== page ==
We are supposed to solve this exercise by using a game tree:
As the chief of staff to Democratic President Warren Zevon, you are tasked with helping the President pass a bill allocating funds to starving orphans. The president’s party enjoys substantial majorities in both the chambers of Congress. President Zevon would like to work with House minority leader Ketch Secor (R) to pass one of three bipartisan bills providing additional funds for starving orphans. However, if Secor rejects the bipartisan bill endorsed by the President, one of two policies would be enacted without the minority’s support. First, President Zevon and his Democratic majorities could opt to not pass any bill in which case the moderate status quo policy of 4,000,000 dollars per year of orphan funding will be in place. Second, with substantial Democratic majorities in both chambers, Zevon could support a liberal measure sponsored by Representative Tom Waits (D), which would be passed on a straight party vote.
The president is considering publicly endorsing one of three bills that could generate bipartisan support. The first is a more conservative measure written by Senator Steve Earle (D). The measure offers a slight increase in funding over the status quo policy. A second measure, endorsed by Senator Knight (R) is also conservative, but adds political benefits for the President because of the sponsor’s party affilition. Finally, a measure written by Representative Felker (D) is liberal, but not nearly as aggressive as the Waits bill. Because of a combination of policy and electoral concerns, the president would prefer the Felker bill first, followed by the Knight bill, the Earle bill, the partisan Waits bill and finally the status quo.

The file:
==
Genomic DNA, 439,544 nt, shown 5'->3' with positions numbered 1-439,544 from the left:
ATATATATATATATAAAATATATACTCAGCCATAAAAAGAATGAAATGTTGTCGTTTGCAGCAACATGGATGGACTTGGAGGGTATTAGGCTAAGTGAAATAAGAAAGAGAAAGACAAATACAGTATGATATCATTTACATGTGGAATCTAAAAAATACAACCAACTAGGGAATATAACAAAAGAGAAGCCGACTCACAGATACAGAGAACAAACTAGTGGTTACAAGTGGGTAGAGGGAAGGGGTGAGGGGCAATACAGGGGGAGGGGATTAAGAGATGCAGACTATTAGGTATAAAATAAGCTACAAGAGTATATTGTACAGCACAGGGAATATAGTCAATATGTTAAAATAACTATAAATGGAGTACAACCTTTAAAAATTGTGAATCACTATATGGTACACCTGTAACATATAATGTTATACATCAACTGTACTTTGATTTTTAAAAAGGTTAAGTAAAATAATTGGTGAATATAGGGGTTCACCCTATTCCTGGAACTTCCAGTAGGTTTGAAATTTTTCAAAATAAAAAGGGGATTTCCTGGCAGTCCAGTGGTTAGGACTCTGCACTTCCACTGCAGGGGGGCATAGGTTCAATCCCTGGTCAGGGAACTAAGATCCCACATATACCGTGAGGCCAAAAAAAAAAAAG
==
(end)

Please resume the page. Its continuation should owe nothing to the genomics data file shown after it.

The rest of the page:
Minority Leader Secor wants the Earle bill enacted. It allows him to pass on a partisan fight and still get a policy enacted in line with his party’s preferences. However, if the Earle bill is not endorsed by the president, Secor would like to see the president pass the partisan Waits bill. Doing so would allow the minority to score political points by brandishing the president as a “big-spending” partisan extremist. Secor prefers the Knight bill third, followed by the status quo, and Representative Felker’s bill last.
If the President endorses the Knight bill, what is Secor going to do? Why?
What is House Minority Leader Ketch Secor going to do if President Warren Zevon endorses the legislation sponsored by Senator Knight? He'll send lawyers, guns and money, that's what. Sorry, couldn't resist.
Absent from the student's question is any information pertaining to presidential veto threats and to the broader political environment in which the issue in question is being debated. These are not trivial matters, as both weigh heavily on the minds of those tasked with not just leading their parties in Congress, but with advancing the national interest first and foremost. If the president, through his White House minions, has not indicated that he would veto legislation with which he is fundamentally in disagreement, and none of the bills specified would seem to rise to that threshold, than there is minimal pressure for compromise among competing factions, not just between the two main political parties, but within those parties as well. Let's keep in mind the legacy of the once powerful "Blue Dog Democrats," fiscally conservative but (usually) socially-liberal Democrats within the House of Representatives who once represented a formidable force in precisely these kinds of congressional debates.